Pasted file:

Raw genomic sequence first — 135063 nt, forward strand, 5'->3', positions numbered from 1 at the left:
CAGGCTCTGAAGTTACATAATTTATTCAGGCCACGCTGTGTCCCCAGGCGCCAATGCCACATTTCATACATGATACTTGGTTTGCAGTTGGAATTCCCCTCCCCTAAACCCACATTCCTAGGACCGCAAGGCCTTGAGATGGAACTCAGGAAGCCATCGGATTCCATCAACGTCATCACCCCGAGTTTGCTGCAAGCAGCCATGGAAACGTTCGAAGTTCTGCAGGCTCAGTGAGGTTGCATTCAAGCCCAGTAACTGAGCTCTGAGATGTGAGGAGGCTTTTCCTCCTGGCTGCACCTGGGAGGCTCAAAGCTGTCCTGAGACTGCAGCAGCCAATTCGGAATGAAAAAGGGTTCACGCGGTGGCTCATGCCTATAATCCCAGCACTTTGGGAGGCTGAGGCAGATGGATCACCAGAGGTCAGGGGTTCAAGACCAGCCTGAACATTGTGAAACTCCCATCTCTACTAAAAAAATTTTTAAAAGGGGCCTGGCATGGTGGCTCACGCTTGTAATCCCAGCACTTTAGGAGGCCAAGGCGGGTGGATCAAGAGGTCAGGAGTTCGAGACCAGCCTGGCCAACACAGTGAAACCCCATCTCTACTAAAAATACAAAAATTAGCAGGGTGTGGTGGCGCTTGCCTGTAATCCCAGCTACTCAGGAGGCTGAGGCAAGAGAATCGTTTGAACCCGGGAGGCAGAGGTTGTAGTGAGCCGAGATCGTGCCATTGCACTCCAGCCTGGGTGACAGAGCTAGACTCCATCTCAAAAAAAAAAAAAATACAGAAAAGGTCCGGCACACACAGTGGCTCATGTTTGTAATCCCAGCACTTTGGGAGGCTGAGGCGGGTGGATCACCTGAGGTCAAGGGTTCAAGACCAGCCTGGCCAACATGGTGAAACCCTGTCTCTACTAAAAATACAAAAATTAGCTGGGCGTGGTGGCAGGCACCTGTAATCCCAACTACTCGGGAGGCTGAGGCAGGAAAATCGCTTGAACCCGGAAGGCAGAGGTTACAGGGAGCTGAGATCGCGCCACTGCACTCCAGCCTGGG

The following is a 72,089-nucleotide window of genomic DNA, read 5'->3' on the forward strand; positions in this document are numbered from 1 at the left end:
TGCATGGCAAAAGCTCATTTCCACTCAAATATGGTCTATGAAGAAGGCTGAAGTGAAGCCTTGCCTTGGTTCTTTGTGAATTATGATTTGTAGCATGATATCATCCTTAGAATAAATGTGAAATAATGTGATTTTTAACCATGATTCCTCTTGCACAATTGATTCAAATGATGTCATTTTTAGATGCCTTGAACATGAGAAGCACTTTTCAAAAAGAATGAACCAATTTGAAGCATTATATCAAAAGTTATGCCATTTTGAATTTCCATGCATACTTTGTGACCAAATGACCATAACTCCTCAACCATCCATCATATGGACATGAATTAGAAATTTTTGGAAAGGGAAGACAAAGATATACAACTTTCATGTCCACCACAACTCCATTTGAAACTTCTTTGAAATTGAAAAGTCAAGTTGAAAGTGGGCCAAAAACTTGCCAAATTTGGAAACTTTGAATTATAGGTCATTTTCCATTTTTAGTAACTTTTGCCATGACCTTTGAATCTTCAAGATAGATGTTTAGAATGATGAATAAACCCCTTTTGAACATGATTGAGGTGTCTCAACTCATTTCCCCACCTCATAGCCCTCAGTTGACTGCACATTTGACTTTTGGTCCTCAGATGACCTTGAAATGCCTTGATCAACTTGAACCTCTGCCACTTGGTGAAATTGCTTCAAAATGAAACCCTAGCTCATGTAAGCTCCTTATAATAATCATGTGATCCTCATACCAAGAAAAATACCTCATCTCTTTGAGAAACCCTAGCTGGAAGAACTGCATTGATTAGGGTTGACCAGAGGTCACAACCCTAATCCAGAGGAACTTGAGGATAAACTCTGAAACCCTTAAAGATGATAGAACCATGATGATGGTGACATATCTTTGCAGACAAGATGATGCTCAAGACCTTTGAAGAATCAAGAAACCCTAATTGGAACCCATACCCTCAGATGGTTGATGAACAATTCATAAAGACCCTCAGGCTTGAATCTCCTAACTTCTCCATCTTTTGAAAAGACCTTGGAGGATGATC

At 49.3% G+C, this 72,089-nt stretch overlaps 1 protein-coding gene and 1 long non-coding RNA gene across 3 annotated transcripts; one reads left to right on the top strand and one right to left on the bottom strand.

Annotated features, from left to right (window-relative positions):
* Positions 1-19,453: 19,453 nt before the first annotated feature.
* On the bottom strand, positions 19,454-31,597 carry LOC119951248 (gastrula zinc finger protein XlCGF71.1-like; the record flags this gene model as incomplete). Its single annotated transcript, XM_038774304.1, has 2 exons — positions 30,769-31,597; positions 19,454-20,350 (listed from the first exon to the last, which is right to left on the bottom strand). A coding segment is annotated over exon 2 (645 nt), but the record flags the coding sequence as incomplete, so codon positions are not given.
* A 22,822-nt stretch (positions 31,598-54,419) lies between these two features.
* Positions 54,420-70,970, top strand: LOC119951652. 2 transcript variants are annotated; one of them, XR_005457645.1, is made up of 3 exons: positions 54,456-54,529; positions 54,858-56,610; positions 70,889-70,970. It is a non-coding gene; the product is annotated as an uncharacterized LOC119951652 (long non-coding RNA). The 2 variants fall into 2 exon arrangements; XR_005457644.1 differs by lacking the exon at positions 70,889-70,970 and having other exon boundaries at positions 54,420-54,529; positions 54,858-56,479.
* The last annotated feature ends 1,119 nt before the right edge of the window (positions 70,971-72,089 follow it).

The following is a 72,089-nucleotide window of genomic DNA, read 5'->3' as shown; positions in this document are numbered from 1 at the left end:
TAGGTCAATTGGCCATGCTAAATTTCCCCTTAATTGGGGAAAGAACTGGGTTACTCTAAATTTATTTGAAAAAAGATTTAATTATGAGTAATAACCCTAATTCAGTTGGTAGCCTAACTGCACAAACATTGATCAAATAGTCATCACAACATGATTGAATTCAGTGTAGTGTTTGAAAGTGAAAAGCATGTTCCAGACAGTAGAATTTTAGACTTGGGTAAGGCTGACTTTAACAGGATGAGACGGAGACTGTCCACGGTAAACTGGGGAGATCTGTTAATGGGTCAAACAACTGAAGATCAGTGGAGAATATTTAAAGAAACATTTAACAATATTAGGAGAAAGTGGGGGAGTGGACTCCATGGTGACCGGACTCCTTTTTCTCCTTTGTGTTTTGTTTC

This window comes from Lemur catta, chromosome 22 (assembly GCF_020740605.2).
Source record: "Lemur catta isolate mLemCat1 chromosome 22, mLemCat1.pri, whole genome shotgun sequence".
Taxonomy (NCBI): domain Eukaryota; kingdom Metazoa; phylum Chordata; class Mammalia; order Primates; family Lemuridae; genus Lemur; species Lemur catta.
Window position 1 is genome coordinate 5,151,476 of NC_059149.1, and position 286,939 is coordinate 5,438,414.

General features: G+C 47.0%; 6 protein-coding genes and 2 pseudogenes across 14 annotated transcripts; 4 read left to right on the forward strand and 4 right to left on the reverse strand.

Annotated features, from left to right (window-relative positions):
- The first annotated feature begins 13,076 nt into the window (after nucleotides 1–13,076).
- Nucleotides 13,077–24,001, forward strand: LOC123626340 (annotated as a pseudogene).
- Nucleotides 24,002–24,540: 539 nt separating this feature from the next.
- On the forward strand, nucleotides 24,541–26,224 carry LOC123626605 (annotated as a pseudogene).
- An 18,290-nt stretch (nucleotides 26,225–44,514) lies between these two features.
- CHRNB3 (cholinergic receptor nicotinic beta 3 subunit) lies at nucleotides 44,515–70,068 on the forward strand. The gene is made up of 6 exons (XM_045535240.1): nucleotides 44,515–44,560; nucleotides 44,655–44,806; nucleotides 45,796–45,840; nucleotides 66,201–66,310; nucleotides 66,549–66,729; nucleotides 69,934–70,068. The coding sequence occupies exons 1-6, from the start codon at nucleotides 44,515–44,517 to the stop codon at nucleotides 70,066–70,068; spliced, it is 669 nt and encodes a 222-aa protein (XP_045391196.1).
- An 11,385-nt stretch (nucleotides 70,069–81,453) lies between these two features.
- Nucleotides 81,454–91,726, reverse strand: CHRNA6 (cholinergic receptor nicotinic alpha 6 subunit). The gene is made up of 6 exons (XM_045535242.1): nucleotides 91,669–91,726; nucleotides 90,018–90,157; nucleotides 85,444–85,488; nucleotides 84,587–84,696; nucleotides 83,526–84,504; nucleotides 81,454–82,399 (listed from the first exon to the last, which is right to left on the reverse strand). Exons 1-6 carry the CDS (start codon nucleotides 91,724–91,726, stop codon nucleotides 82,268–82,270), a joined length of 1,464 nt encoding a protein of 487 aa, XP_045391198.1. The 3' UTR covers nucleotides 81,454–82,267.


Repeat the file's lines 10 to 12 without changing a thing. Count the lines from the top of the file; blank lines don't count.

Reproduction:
* Positions 54,420-70,970, top strand: LOC119951652. 2 transcript variants are annotated; one of them, XR_005457645.1, is made up of 3 exons: positions 54,456-54,529; positions 54,858-56,610; positions 70,889-70,970. It is a non-coding gene; the product is annotated as an uncharacterized LOC119951652 (long non-coding RNA). The 2 variants fall into 2 exon arrangements; XR_005457644.1 differs by lacking the exon at positions 70,889-70,970 and having other exon boundaries at positions 54,420-54,529; positions 54,858-56,479.
* The last annotated feature ends 1,119 nt before the right edge of the window (positions 70,971-72,089 follow it).

The following is a 72,089-nucleotide window of genomic DNA, read 5'->3' as shown; positions in this document are numbered from 1 at the left end: